Sunday, May 20, 2007

Saying "Nice doggie" until you can find a rock...

A dip into the Last Shortbox this week for a look at an unusual hero, Retief of the CDT:





Keith Laumer's Retief, #1 - 3: Mad Dog Graphics,
April 1987 - August 1987
Adapted by Dennis Fujitake and Jan Strnad


When I was young, I devoured the Retief books and stories by Keith Laumer. For those not familiar with this source material, they chronicle the escapades of minor foreign officer in the futuristic Corps Diplomatique Terrestrienne as he attempts to keep the peace despite the best efforts of his hidebound and petty fellow diplomats. Thoroughly suffused with early-sixties impatience with with The Organization, and informed by Laumer's own diplomatic experience, the stories showed how one man in a gray flannel spacesuit has to use his own initiative and bend - heck, break - the regulations to achieve his objectives.

I ate it up.

Don't get me wrong: the stories don't have any kind of counter-culture vibe to them; Retief is a loyal career diplomat. He just doesn't have any patience with form over substance or rules before results.

The comic books capture this sensibility just perfectly. Retief struggles not merely against the usually boneheaded, often selfish, and sometimes evil machinations of the various parties with whom he interacts, but also with his CDT superiors, whose by-the-book plans are at best useless and and worst counter-productive. In order to save lives, prevent war, and maintain peaceful interspecies relations, Retief must use wit, guile, and cunning, all of which he has in abundance.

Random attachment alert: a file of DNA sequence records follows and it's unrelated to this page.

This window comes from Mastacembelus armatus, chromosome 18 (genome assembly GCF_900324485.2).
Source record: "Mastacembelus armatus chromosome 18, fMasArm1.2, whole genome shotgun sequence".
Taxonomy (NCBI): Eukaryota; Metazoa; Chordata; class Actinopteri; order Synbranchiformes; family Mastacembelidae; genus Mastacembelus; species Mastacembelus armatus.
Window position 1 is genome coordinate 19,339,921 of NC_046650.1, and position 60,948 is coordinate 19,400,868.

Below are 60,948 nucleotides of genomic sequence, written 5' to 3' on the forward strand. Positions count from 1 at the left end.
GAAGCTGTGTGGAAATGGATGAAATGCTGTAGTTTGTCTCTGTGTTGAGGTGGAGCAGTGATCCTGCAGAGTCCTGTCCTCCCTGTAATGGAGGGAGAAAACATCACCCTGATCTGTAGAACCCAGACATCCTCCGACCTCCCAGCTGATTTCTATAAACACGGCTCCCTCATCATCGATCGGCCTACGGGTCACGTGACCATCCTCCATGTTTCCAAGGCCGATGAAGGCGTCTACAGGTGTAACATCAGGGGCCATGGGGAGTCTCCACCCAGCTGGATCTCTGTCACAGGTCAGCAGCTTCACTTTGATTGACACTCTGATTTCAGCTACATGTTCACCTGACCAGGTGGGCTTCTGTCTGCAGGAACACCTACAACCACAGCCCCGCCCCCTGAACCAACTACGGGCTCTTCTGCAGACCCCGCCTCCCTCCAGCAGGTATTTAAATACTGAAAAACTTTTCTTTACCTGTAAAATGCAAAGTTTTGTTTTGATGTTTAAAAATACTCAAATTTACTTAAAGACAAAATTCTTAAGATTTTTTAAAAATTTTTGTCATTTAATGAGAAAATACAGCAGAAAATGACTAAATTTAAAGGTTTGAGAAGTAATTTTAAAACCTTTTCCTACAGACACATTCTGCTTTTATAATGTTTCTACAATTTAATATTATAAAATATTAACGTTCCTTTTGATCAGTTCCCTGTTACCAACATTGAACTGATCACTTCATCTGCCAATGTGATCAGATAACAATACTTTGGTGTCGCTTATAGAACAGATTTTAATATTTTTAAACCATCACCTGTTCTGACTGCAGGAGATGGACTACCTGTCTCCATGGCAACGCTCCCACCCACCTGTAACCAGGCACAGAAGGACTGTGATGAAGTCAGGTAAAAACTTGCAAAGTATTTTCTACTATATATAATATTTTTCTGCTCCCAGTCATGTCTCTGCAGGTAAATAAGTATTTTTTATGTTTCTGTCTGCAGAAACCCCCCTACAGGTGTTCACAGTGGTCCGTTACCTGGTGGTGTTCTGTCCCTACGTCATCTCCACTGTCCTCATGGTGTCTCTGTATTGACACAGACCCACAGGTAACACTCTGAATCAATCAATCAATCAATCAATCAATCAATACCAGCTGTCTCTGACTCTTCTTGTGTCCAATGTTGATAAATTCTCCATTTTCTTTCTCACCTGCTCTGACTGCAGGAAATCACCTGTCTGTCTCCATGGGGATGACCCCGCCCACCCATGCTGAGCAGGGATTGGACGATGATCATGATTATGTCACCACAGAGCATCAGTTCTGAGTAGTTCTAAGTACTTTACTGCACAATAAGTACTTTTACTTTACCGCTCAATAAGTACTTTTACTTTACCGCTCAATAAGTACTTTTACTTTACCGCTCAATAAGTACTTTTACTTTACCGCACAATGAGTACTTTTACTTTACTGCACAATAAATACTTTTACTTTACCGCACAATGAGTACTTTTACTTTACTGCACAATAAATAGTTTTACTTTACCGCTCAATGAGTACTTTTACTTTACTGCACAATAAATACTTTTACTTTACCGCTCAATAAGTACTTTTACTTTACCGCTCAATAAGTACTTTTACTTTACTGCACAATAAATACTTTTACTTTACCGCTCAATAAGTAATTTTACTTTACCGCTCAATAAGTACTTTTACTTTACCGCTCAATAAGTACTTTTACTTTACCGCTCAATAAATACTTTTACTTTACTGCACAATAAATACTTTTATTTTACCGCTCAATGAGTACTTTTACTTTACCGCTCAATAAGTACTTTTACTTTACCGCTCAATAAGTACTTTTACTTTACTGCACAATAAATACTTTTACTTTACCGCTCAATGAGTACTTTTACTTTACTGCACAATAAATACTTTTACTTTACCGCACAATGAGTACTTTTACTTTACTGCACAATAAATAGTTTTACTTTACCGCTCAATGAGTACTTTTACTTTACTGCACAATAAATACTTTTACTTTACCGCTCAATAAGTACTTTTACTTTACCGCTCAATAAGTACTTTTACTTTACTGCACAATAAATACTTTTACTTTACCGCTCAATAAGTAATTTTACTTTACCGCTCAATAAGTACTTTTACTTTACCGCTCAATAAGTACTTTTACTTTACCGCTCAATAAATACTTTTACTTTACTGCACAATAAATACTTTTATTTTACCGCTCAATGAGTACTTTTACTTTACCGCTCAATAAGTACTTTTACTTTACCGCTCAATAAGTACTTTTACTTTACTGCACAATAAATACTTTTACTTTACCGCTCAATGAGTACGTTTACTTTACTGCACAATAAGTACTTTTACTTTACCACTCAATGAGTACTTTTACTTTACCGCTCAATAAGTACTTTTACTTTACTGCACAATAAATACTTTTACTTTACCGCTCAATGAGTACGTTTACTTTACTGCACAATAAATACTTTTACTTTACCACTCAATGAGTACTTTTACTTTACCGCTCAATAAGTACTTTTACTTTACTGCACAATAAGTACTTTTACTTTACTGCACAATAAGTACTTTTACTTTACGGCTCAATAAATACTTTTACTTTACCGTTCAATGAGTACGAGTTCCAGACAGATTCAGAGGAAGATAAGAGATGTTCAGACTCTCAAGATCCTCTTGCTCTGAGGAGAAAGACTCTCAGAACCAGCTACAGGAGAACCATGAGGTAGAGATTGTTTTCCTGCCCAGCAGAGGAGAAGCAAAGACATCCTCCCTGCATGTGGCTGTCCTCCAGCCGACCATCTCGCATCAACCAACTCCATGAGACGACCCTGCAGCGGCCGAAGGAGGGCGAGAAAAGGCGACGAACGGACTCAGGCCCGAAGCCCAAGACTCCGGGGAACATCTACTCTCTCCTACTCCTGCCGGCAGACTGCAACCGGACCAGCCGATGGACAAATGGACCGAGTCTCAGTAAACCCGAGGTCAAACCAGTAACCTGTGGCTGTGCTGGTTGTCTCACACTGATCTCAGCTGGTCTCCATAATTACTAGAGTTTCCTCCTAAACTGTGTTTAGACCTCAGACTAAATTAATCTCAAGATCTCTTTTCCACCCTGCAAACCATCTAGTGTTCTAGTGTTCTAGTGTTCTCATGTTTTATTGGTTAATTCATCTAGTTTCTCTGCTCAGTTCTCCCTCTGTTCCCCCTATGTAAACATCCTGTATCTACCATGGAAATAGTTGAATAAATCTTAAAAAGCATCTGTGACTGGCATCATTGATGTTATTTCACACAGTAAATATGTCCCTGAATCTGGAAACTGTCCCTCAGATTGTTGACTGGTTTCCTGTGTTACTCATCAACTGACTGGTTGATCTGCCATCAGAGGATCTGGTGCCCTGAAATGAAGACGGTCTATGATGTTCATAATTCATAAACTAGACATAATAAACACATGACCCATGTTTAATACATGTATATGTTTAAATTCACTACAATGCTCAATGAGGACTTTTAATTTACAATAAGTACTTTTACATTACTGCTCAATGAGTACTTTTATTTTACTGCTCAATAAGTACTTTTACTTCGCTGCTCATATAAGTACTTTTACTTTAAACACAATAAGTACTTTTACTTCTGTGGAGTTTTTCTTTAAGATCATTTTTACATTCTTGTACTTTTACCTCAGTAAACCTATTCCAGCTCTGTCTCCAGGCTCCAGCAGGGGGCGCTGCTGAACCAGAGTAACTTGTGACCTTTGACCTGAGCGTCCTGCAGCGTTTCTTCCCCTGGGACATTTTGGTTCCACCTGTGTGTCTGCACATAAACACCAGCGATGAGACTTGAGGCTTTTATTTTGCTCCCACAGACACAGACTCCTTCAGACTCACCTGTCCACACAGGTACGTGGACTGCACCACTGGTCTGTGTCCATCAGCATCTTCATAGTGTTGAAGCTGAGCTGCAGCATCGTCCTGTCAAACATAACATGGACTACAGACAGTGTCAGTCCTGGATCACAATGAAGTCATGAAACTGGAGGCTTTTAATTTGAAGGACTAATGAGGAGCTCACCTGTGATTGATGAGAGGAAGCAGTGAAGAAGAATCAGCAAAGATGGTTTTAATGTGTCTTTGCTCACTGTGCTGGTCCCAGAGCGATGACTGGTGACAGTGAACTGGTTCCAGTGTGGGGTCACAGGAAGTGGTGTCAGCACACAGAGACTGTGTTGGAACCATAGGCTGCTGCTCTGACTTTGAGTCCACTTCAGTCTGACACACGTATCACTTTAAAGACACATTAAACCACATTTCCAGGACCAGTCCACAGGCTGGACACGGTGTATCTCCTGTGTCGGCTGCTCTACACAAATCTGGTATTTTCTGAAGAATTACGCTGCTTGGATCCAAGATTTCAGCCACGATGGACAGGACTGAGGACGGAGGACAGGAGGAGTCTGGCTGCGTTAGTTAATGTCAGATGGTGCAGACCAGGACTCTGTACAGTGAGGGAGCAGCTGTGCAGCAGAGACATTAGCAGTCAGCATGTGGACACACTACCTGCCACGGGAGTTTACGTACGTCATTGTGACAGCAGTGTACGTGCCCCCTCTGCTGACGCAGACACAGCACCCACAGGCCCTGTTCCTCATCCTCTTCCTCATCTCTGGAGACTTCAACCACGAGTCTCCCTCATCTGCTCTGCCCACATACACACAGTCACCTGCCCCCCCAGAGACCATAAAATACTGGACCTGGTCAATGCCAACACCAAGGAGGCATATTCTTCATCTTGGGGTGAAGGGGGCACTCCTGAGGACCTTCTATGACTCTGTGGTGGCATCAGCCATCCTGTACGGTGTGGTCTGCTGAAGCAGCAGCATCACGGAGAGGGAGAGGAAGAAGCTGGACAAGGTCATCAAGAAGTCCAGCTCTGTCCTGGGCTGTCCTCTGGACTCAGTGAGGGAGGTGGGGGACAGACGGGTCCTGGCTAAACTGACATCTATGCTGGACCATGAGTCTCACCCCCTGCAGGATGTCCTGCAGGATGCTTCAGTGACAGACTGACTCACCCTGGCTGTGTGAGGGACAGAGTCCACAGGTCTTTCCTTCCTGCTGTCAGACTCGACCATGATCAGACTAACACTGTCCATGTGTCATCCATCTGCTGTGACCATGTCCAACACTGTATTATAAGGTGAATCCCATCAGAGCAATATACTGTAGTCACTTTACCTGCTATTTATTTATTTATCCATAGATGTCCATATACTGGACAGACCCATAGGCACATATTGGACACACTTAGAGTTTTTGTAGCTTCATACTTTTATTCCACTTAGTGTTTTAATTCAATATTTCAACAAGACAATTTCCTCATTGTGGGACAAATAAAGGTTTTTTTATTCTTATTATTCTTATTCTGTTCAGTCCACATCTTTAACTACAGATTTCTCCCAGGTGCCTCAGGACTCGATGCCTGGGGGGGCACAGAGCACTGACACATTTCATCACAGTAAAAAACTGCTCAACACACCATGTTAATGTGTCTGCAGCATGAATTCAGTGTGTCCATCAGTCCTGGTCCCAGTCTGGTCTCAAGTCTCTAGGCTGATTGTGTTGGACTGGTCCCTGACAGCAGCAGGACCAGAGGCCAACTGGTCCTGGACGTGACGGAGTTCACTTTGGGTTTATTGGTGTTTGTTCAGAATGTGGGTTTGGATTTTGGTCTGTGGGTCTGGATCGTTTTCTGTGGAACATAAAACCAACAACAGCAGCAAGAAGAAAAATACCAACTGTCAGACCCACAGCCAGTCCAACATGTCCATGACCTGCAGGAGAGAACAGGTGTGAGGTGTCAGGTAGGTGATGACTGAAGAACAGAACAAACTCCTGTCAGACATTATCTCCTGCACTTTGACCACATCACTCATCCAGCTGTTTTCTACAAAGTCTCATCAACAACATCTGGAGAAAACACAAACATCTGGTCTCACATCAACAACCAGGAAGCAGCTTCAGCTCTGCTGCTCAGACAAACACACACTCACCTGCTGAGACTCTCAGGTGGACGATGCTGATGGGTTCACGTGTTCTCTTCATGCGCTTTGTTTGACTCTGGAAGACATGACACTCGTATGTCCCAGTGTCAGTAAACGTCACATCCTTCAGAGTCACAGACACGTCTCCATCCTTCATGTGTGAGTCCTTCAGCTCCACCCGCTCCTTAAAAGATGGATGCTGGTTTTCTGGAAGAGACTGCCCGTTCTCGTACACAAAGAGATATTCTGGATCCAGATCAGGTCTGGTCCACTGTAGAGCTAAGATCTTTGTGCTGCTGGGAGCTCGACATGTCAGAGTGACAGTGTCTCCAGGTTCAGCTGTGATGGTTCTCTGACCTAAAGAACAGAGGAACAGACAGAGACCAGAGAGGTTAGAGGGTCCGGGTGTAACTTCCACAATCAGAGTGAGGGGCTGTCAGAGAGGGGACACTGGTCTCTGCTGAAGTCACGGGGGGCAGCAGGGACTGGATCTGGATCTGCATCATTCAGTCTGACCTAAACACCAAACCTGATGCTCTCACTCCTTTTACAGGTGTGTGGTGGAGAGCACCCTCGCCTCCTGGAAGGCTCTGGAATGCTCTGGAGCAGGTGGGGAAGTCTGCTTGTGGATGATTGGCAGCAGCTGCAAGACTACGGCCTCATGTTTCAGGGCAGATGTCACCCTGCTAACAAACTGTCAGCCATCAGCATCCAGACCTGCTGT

Which is not to say that Retief isn't above the shrewd application of a little personal violence from time to time. Whether it be in ritual combat



or more in action hero style,



Retief can handle himself pretty well, thank you. But more often than not, he spends his time snooping around and asking questions,



figuring stuff out, outsmarting his opponents, and hoisting them by their own petards.



And in the end, Retief wins not just by beating someone up or stopping a plot, but by actually doing what foreign officers are supposed to do:



Each of the three issues I have is a done-in-one, but there's enough plot, action, and dialogue in thirty-one pages for them to be called graphic novels (well, at least novellas). This books are just dandy, every bit as good in their way as the original paperbacks I read, with the added benefit of Fujitake's exquisite linework. His draftsmanship is magnificent, and his retro-tomorrowland art design for the series is perfect.

If you ever have a chance to pick any of these up, do so.

Notes:

According to the GCD, there were a total of six issues of the title put out by Mad Dog, plus another one-off called 'Retief of the CDT.' Amazon lists a 1990 paperback, but I haven't found exactly what is collected in it.

Doesn't that recording device Retief has up there look just like an iPod Nano?

And I so want a jacket like the one he's wearing in the two-panel clip.

(The title of this post is Will Rogers's definition of diplomacy.)

2 comments:

Braszmantoo said...

If ever there were a character that should have found a home on the big screen it would be Retief.
Who would play him in film?

Walaka said...

Some years ago I would have answered "James Garner" without hesitation. Nowadays? Maybe Jake Gyllenhall?